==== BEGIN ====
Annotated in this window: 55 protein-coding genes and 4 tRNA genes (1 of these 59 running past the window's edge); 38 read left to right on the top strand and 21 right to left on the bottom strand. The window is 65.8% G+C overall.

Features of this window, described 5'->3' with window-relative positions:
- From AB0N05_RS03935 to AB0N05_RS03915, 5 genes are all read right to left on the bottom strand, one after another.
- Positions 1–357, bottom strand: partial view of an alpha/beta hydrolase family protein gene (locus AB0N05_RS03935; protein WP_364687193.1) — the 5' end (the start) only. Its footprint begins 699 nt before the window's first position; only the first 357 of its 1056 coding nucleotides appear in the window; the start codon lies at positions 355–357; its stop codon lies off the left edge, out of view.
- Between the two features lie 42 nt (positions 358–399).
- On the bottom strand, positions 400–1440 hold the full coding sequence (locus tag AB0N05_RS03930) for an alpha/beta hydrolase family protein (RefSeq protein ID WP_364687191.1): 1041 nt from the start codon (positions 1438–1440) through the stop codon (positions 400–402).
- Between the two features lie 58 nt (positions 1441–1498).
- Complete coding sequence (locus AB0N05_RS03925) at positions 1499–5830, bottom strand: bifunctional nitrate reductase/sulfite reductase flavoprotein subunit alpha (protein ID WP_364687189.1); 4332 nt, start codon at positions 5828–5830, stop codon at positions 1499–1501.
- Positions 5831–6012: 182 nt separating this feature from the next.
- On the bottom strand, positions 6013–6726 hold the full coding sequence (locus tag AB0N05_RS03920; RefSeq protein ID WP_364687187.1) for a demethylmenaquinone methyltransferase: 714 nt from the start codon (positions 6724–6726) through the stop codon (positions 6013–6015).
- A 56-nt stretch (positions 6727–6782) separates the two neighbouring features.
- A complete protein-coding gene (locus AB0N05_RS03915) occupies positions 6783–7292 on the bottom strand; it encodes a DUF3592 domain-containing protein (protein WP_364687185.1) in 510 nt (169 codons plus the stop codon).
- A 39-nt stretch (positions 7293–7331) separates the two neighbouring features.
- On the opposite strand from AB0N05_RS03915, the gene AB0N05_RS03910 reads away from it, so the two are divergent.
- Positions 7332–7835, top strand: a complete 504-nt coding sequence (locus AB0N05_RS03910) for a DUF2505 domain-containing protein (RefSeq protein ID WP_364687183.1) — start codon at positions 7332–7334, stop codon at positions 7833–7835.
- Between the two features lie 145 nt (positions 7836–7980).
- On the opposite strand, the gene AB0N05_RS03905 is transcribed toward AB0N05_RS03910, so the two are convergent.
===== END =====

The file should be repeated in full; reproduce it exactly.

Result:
Annotated in this window: 55 protein-coding genes and 4 tRNA genes (1 of these 59 running past the window's edge); 38 read left to right on the top strand and 21 right to left on the bottom strand. The window is 65.8% G+C overall.

Features of this window, described 5'->3' with window-relative positions:
- From AB0N05_RS03935 to AB0N05_RS03915, 5 genes are all read right to left on the bottom strand, one after another.
- Positions 1–357, bottom strand: partial view of an alpha/beta hydrolase family protein gene (locus AB0N05_RS03935; protein WP_364687193.1) — the 5' end (the start) only. Its footprint begins 699 nt before the window's first position; only the first 357 of its 1056 coding nucleotides appear in the window; the start codon lies at positions 355–357; its stop codon lies off the left edge, out of view.
- Between the two features lie 42 nt (positions 358–399).
- On the bottom strand, positions 400–1440 hold the full coding sequence (locus tag AB0N05_RS03930) for an alpha/beta hydrolase family protein (RefSeq protein ID WP_364687191.1): 1041 nt from the start codon (positions 1438–1440) through the stop codon (positions 400–402).
- Between the two features lie 58 nt (positions 1441–1498).
- Complete coding sequence (locus AB0N05_RS03925) at positions 1499–5830, bottom strand: bifunctional nitrate reductase/sulfite reductase flavoprotein subunit alpha (protein ID WP_364687189.1); 4332 nt, start codon at positions 5828–5830, stop codon at positions 1499–1501.
- Positions 5831–6012: 182 nt separating this feature from the next.
- On the bottom strand, positions 6013–6726 hold the full coding sequence (locus tag AB0N05_RS03920; RefSeq protein ID WP_364687187.1) for a demethylmenaquinone methyltransferase: 714 nt from the start codon (positions 6724–6726) through the stop codon (positions 6013–6015).
- A 56-nt stretch (positions 6727–6782) separates the two neighbouring features.
- A complete protein-coding gene (locus AB0N05_RS03915) occupies positions 6783–7292 on the bottom strand; it encodes a DUF3592 domain-containing protein (protein WP_364687185.1) in 510 nt (169 codons plus the stop codon).
- A 39-nt stretch (positions 7293–7331) separates the two neighbouring features.
- On the opposite strand from AB0N05_RS03915, the gene AB0N05_RS03910 reads away from it, so the two are divergent.
- Positions 7332–7835, top strand: a complete 504-nt coding sequence (locus AB0N05_RS03910) for a DUF2505 domain-containing protein (RefSeq protein ID WP_364687183.1) — start codon at positions 7332–7334, stop codon at positions 7833–7835.
- Between the two features lie 145 nt (positions 7836–7980).
- On the opposite strand, the gene AB0N05_RS03905 is transcribed toward AB0N05_RS03910, so the two are convergent.